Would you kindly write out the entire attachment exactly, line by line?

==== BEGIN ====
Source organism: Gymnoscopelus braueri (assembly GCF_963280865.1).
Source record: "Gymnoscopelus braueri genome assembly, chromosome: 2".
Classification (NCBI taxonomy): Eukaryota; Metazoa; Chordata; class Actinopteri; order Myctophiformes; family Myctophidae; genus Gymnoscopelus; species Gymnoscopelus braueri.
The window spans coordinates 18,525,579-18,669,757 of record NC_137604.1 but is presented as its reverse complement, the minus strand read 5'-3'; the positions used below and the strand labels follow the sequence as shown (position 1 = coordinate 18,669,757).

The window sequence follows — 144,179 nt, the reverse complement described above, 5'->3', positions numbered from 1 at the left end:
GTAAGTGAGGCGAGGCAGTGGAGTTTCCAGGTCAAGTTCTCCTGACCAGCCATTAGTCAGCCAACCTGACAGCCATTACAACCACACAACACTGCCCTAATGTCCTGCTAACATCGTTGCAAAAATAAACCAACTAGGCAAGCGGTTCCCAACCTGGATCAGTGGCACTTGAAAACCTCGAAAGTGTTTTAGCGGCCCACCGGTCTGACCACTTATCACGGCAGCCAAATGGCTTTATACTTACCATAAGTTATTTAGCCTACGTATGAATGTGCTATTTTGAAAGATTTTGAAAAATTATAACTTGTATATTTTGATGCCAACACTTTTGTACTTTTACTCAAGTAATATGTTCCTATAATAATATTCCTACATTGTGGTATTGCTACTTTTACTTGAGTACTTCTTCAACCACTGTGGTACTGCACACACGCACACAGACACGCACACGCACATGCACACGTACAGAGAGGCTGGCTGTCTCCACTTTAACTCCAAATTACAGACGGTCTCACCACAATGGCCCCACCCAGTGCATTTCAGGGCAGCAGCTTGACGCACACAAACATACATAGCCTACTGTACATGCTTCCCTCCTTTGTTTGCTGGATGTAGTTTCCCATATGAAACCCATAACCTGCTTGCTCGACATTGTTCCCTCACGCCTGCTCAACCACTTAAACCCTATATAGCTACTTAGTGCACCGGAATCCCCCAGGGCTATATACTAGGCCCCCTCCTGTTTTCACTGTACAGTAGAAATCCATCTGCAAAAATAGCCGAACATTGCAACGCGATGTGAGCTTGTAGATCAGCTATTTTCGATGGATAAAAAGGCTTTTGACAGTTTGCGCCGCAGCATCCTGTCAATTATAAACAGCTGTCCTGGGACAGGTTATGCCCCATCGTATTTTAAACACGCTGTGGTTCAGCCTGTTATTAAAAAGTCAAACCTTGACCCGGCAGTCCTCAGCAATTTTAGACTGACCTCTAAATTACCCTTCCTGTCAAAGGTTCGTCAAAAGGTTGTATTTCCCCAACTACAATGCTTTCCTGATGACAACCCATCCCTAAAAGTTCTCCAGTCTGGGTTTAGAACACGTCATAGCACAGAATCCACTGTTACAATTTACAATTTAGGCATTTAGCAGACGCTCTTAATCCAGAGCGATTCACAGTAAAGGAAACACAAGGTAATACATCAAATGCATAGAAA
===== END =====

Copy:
Source organism: Gymnoscopelus braueri (assembly GCF_963280865.1).
Source record: "Gymnoscopelus braueri genome assembly, chromosome: 2".
Classification (NCBI taxonomy): Eukaryota; Metazoa; Chordata; class Actinopteri; order Myctophiformes; family Myctophidae; genus Gymnoscopelus; species Gymnoscopelus braueri.
The window spans coordinates 18,525,579-18,669,757 of record NC_137604.1 but is presented as its reverse complement, the minus strand read 5'-3'; the positions used below and the strand labels follow the sequence as shown (position 1 = coordinate 18,669,757).

The window sequence follows — 144,179 nt, the reverse complement described above, 5'->3', positions numbered from 1 at the left end:
GTAAGTGAGGCGAGGCAGTGGAGTTTCCAGGTCAAGTTCTCCTGACCAGCCATTAGTCAGCCAACCTGACAGCCATTACAACCACACAACACTGCCCTAATGTCCTGCTAACATCGTTGCAAAAATAAACCAACTAGGCAAGCGGTTCCCAACCTGGATCAGTGGCACTTGAAAACCTCGAAAGTGTTTTAGCGGCCCACCGGTCTGACCACTTATCACGGCAGCCAAATGGCTTTATACTTACCATAAGTTATTTAGCCTACGTATGAATGTGCTATTTTGAAAGATTTTGAAAAATTATAACTTGTATATTTTGATGCCAACACTTTTGTACTTTTACTCAAGTAATATGTTCCTATAATAATATTCCTACATTGTGGTATTGCTACTTTTACTTGAGTACTTCTTCAACCACTGTGGTACTGCACACACGCACACAGACACGCACACGCACATGCACACGTACAGAGAGGCTGGCTGTCTCCACTTTAACTCCAAATTACAGACGGTCTCACCACAATGGCCCCACCCAGTGCATTTCAGGGCAGCAGCTTGACGCACACAAACATACATAGCCTACTGTACATGCTTCCCTCCTTTGTTTGCTGGATGTAGTTTCCCATATGAAACCCATAACCTGCTTGCTCGACATTGTTCCCTCACGCCTGCTCAACCACTTAAACCCTATATAGCTACTTAGTGCACCGGAATCCCCCAGGGCTATATACTAGGCCCCCTCCTGTTTTCACTGTACAGTAGAAATCCATCTGCAAAAATAGCCGAACATTGCAACGCGATGTGAGCTTGTAGATCAGCTATTTTCGATGGATAAAAAGGCTTTTGACAGTTTGCGCCGCAGCATCCTGTCAATTATAAACAGCTGTCCTGGGACAGGTTATGCCCCATCGTATTTTAAACACGCTGTGGTTCAGCCTGTTATTAAAAAGTCAAACCTTGACCCGGCAGTCCTCAGCAATTTTAGACTGACCTCTAAATTACCCTTCCTGTCAAAGGTTCGTCAAAAGGTTGTATTTCCCCAACTACAATGCTTTCCTGATGACAACCCATCCCTAAAAGTTCTCCAGTCTGGGTTTAGAACACGTCATAGCACAGAATCCACTGTTACAATTTACAATTTAGGCATTTAGCAGACGCTCTTAATCCAGAGCGATTCACAGTAAAGGAAACACAAGGTAATACATCAAATGCATAGAAA